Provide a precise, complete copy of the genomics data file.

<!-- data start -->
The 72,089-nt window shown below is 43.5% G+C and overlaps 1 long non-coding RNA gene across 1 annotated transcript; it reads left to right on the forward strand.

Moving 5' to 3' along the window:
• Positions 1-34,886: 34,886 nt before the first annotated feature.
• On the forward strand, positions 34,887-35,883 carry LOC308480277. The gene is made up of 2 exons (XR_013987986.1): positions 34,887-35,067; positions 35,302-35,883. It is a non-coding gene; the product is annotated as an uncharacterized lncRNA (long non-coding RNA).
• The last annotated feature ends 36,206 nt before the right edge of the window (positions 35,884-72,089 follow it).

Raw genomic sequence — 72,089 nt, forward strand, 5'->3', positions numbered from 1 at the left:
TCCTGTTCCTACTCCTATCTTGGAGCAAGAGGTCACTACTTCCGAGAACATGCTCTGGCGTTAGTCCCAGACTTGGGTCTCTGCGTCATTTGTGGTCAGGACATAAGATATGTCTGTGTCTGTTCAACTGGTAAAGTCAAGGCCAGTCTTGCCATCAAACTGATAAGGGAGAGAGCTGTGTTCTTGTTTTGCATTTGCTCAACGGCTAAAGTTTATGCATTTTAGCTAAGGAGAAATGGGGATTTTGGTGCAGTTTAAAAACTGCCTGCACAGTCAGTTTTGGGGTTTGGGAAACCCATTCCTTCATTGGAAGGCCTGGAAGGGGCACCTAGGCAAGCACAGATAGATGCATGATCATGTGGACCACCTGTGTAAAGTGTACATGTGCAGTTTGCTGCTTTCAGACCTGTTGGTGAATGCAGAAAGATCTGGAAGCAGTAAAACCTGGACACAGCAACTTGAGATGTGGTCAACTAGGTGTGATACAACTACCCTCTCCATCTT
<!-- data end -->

The 72,089-nt window shown below is 43.5% G+C and overlaps 1 long non-coding RNA gene across 1 annotated transcript; it reads left to right on the forward strand.

Moving 5' to 3' along the window:
• Positions 1-34,886: 34,886 nt before the first annotated feature.
• On the forward strand, positions 34,887-35,883 carry LOC308480277. The gene is made up of 2 exons (XR_013987986.1): positions 34,887-35,067; positions 35,302-35,883. It is a non-coding gene; the product is annotated as an uncharacterized lncRNA (long non-coding RNA).
• The last annotated feature ends 36,206 nt before the right edge of the window (positions 35,884-72,089 follow it).

Raw genomic sequence — 72,089 nt, forward strand, 5'->3', positions numbered from 1 at the left:
TCCTGTTCCTACTCCTATCTTGGAGCAAGAGGTCACTACTTCCGAGAACATGCTCTGGCGTTAGTCCCAGACTTGGGTCTCTGCGTCATTTGTGGTCAGGACATAAGATATGTCTGTGTCTGTTCAACTGGTAAAGTCAAGGCCAGTCTTGCCATCAAACTGATAAGGGAGAGAGCTGTGTTCTTGTTTTGCATTTGCTCAACGGCTAAAGTTTATGCATTTTAGCTAAGGAGAAATGGGGATTTTGGTGCAGTTTAAAAACTGCCTGCACAGTCAGTTTTGGGGTTTGGGAAACCCATTCCTTCATTGGAAGGCCTGGAAGGGGCACCTAGGCAAGCACAGATAGATGCATGATCATGTGGACCACCTGTGTAAAGTGTACATGTGCAGTTTGCTGCTTTCAGACCTGTTGGTGAATGCAGAAAGATCTGGAAGCAGTAAAACCTGGACACAGCAACTTGAGATGTGGTCAACTAGGTGTGATACAACTACCCTCTCCATCTT